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  • Archive for March 14th, 2011

    How can Christians be Conservative? Part II

    Monday, March 14th, 2011 by Elgin Hushbeck

    I am continuing to answer the questions, posed to me on how Christians can be conservatives.  This time I will address the question, how can conservatives show such a lack of concern about the uninsured as seen in their objection to ObamaCare?

    The question itself has some problems, the main one being that it confuses the lack of support for a particular governmental program, with a lack of concern for a problem.   This is something that I have addressed before (e.g., here, here, and on health care here). For many liberals the ideal of government activism is so strong and ingrained, it is hard for them to conceive of any other solution to a social problem.  In short, as a general rule, the solution to any social problem is to be found in government programs, and to oppose a government program is to show a disregard for the problem itself.

    But however strong the view, it is still fallacious, and is in fact the fallacy of a false choice.  Not only are there other non-governmental options for addressing these problems, the simple fact is that, right or wrong, as a general rule conservatives believe that market based solutions grounded in choice and competition for consumers are better than government solutions.

    The conservative view is often mischaracterized as an absolute position which would permit no role at all for government. This is not the case, nor is it correct to say that the conservative view is based on a trust of business or and corporations. It is also not the case. In fact, often conservatives share many of the same doubts and question about business as there liberal counter parts. This is why conservatives believe that choice and competition are so important, as they serve as the main check on businesses driven by the profit motive. This is also where conservatives see a significant role for government that of ensuring that the market place allow choice and competition.

    So it is not that conservatives trust big businesses, it is that they mistrust government because choice and competition do not apply. If you don’t like a particular business, you are free go to another one.  If you don’t like government, you are stuck.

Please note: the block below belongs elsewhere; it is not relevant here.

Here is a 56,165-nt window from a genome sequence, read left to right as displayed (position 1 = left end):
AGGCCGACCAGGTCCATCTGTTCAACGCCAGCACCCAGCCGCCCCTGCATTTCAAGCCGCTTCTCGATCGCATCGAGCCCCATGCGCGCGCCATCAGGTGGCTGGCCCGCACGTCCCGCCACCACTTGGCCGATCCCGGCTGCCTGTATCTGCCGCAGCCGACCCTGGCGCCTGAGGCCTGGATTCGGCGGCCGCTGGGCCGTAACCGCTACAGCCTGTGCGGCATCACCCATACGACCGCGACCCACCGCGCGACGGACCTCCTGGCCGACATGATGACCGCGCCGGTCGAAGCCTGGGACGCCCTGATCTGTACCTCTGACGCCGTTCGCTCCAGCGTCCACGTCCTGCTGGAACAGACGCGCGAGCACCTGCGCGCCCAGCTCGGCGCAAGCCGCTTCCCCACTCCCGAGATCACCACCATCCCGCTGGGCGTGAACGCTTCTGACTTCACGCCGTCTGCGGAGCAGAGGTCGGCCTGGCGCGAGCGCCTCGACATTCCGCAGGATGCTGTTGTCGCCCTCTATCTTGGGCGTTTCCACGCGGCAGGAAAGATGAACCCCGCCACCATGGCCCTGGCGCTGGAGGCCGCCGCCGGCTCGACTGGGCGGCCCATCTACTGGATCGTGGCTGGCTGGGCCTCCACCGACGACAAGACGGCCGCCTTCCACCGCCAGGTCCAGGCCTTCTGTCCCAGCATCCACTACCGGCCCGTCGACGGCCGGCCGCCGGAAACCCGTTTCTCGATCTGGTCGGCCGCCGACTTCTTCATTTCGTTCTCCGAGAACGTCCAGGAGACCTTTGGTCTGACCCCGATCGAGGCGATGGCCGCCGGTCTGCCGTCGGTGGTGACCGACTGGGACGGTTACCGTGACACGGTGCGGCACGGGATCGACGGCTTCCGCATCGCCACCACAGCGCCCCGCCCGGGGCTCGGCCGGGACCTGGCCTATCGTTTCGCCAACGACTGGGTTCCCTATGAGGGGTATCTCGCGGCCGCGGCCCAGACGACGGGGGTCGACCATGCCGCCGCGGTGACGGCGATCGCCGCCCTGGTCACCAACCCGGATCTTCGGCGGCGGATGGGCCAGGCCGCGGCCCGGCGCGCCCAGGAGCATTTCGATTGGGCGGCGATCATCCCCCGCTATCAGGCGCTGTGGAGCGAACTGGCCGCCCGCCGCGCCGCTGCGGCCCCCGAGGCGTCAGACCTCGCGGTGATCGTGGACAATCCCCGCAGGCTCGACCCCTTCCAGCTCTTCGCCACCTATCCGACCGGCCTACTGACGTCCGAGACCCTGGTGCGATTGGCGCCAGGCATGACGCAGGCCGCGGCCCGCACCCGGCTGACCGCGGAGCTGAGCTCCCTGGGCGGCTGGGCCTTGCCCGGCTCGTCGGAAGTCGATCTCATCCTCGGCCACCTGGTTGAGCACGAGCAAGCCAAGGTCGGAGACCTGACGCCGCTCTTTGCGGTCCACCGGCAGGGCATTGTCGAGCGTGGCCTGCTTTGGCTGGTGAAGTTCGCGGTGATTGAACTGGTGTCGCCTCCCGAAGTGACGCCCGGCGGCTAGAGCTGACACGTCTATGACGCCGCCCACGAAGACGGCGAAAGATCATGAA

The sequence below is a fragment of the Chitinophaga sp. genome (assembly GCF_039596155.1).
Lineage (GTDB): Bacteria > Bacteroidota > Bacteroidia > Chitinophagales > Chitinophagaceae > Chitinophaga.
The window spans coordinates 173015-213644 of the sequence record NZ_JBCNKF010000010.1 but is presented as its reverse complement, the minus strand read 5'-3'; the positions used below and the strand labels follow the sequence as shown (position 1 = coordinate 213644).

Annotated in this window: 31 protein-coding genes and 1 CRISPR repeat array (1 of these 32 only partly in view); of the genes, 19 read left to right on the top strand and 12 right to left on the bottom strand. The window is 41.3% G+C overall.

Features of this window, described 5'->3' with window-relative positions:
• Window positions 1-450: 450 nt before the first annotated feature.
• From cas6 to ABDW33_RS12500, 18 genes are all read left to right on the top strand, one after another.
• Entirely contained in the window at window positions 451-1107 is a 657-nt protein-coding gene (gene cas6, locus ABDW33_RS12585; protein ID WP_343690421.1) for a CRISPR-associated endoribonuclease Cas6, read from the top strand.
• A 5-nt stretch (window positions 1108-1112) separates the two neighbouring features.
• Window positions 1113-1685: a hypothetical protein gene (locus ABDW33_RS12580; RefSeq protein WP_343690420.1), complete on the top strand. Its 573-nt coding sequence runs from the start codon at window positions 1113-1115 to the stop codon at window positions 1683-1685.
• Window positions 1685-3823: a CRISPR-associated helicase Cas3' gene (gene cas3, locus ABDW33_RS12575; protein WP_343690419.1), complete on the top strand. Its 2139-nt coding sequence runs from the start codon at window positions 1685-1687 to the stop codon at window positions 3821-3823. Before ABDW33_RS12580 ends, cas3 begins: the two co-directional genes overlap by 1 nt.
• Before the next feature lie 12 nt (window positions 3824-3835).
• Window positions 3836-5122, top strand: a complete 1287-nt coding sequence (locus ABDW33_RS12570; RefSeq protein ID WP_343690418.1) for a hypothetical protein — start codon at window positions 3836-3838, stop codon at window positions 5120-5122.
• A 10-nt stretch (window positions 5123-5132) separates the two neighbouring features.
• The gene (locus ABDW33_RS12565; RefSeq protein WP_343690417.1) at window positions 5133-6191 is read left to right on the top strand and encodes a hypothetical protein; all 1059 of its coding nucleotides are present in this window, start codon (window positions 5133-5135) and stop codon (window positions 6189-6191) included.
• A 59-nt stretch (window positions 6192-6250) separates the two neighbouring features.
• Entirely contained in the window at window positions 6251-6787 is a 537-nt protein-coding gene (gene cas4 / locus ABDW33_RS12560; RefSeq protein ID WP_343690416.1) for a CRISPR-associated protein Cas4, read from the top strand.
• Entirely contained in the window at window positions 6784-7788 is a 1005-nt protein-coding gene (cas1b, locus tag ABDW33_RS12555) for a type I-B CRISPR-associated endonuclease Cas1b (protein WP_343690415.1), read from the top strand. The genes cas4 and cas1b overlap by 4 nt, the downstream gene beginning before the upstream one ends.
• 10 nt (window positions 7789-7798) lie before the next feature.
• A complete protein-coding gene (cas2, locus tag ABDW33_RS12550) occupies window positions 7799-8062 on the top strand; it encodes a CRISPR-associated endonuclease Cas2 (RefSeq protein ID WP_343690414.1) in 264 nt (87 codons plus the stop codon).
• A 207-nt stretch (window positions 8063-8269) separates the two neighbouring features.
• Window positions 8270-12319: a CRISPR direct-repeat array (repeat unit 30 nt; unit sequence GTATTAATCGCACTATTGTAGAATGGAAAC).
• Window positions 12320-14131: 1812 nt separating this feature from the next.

When it comes to health care in general, and ObamaCare in particular, the problems Conservatives see are many, and I have written about some of them (here, and here).  As I summarized this in another post,

    Thus the Democratic Health care bill will increase regulation and reduce effective choice even if it doesn’t end in single payer.  While in theory it may be able to reduce cost and expand coverage, it cannot do this while improving health care.  In short, it is doomed. And this is best case. Given the past record of government programs, the actual likelihood is that it will not even be able to control costs and we will be left with worse health-care, even higher costs and a system that is even more difficult to change.

    The reason for this is actually very simple. Improvements in Health care will come, as such improvements have always come, from innovation.  Yet government does not innovate, it regulates, and regulations kills innovation.

    None of this should be taken as satisfaction with the current system.  Healthcare in the US is one of most highly regulated areas of the economy. It is far from a system where choice and competition are driving factors.  Conservatives see the problems and want to solve them.  The real problem here is not a lack of concern for “the least of these,” but rather a difference of opinion on how best to address the problems. The opposition to ObamaCare is rooted in the belief that it will not make things better, it will make them worse.

    One final comment; while there certainly are absolutists, many conservatives acknowledge that market solutions will not solve all problems.  No matter how much market forces improve the health care system, you cannot purchase healthcare if you don’t have any money.   Here conservatives consider two additional mechanisms.

    The first is charity. While liberals at time discount the viability of this option the fact is that here are hospitals across the country that deliver health care on an ability to pay basis or for free.  This focus on charity by conservatives and government by liberals is perhaps behind the difference in charitable giving between red state and blue statesbetween liberals and conservatives,  and as revealed in Aruther C. Brooks’ book, Who Really Cares: The Surprising Truth About Compassionate Conservatives. If conservatives truly were heartless and greedy, why is it that on average, they give more to charity than liberals?

    Finally, surprising as it may seem to some liberals, conservatives to not reject a government option as a last resort, for those with no were else to turn. The difference would be, however, that it would be a last resort, not the first and only resort, pushed by so many liberals.

    So again, it is not a lack of concern that leads conservatives to reject ObamaCare, it is in fact an abundance of concern that ObamaCare will only result in making matters worse.